Yeah, yeah, that was so funny. It's so true. There's been so many times when you ask the question, I was like, "Man, what can I think of?" But I guess the last time you said, the last time actually was really recently. So I don't know how many people here know that I have online classes, but I do have a class that I had launched in January. It was my dark lip neutralization class. 

 

And constructing that class and putting that class together had put me through the most intense stress I've ever been through in my entire life. And I didn't know that I was overloading myself with all these things. So recently, I just had a health issue because of all the stress I'd been going through. And at the time, I didn't know it was from stress. So at first- 

Sheila Bella:

Can you tell us Tess, what about it was stressful? 

Tess Marti:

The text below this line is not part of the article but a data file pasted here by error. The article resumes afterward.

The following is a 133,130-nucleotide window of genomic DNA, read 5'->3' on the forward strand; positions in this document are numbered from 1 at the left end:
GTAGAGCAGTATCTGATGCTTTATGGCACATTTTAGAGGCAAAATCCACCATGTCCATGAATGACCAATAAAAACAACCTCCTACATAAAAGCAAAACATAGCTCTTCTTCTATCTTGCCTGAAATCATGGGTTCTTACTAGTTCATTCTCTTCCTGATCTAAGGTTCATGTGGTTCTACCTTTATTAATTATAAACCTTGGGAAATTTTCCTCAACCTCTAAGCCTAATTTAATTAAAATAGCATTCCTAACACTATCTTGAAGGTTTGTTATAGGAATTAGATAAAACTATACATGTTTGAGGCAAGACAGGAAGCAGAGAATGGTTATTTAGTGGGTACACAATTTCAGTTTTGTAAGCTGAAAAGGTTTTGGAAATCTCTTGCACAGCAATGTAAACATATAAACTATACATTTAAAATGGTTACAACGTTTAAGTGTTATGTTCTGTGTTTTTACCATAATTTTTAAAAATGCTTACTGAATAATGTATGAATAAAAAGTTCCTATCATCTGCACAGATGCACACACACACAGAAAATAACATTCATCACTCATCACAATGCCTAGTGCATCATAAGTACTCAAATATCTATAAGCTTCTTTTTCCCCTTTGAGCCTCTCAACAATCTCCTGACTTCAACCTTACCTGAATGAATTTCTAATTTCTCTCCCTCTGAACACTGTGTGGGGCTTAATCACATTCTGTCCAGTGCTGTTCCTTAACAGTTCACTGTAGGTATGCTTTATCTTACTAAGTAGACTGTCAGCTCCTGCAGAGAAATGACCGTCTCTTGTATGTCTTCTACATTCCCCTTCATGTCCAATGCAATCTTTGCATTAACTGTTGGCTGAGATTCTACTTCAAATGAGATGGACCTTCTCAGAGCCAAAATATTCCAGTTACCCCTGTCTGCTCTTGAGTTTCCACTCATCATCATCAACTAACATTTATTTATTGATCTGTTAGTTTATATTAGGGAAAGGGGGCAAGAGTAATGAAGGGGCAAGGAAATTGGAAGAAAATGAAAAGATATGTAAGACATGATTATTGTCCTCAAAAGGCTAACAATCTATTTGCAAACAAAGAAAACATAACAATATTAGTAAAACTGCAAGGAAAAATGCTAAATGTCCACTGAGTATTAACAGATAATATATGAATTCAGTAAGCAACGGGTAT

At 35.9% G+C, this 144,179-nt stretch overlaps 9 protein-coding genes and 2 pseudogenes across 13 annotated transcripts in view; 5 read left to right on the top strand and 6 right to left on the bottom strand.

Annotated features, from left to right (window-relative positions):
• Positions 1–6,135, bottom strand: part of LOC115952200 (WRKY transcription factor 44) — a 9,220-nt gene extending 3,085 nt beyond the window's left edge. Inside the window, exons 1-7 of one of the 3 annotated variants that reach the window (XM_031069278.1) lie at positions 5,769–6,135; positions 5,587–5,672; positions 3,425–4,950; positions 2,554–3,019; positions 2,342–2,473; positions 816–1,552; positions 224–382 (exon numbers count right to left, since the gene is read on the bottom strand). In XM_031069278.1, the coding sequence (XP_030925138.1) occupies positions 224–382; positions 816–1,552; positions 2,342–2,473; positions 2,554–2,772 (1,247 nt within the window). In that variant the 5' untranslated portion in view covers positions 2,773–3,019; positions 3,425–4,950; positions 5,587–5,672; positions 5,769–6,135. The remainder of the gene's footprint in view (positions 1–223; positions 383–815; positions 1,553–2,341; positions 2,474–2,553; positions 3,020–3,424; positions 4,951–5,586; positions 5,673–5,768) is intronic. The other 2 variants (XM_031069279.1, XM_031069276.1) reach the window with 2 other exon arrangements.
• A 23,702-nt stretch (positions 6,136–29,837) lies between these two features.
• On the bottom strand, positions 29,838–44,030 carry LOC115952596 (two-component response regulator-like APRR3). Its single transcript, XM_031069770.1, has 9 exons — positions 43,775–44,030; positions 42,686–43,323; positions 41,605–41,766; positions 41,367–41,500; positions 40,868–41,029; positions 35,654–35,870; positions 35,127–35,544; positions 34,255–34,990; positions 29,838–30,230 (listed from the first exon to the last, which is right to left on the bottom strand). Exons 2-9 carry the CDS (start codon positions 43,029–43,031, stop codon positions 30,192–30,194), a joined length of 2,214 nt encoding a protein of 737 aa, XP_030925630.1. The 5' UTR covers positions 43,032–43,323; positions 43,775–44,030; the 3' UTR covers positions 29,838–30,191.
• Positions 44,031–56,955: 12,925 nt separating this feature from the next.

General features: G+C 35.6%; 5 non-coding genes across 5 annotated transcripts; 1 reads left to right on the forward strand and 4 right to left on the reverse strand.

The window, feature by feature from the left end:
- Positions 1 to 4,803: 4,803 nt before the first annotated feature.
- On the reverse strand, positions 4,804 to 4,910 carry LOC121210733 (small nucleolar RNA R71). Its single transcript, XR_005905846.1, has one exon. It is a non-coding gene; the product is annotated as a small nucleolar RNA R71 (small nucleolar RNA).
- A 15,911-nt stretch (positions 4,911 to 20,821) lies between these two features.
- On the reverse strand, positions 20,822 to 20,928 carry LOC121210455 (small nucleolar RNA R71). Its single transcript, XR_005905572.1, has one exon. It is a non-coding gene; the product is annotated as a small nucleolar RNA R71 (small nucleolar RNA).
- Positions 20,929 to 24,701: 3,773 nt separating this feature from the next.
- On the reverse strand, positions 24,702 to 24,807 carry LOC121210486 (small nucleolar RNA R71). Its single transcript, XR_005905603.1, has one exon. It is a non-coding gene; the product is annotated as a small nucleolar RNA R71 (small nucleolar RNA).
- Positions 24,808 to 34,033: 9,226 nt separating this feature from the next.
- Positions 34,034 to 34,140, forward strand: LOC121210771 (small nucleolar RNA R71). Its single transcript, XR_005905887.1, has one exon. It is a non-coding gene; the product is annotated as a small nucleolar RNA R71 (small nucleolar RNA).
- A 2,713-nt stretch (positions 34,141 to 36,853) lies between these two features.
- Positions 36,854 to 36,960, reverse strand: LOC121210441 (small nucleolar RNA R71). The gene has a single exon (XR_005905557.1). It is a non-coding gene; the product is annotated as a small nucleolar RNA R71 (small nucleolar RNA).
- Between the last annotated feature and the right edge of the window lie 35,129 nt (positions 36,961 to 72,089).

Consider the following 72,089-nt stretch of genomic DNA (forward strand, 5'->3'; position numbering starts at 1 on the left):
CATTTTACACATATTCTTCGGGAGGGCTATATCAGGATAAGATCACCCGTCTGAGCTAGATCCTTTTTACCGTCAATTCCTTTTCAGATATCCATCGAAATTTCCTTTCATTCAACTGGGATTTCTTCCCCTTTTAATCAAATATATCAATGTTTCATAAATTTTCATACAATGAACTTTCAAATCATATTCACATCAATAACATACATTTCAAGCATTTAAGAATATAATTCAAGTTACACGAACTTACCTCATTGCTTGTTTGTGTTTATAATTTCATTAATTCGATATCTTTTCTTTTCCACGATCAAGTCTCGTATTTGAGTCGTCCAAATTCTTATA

Lots of things. So first of all, the girl who I hired for my second class to film the course, she filmed my first one, and I actually met her. I know her as a friend. So I feel like for the first class, she really put her all into it. She gave me a deal. It was so amazing, and I was so proud of the first class and so excited. And then for the second class, the guy who was the videographer went back to Germany. So the girl who I hired as the director, she said to me, "Hey, I got this other guy. And he's a little more expensive than the last guy but he's better." So I said, "Okay, as long as it's better, I can't imagine it getting much better than the last class." So we filmed the course.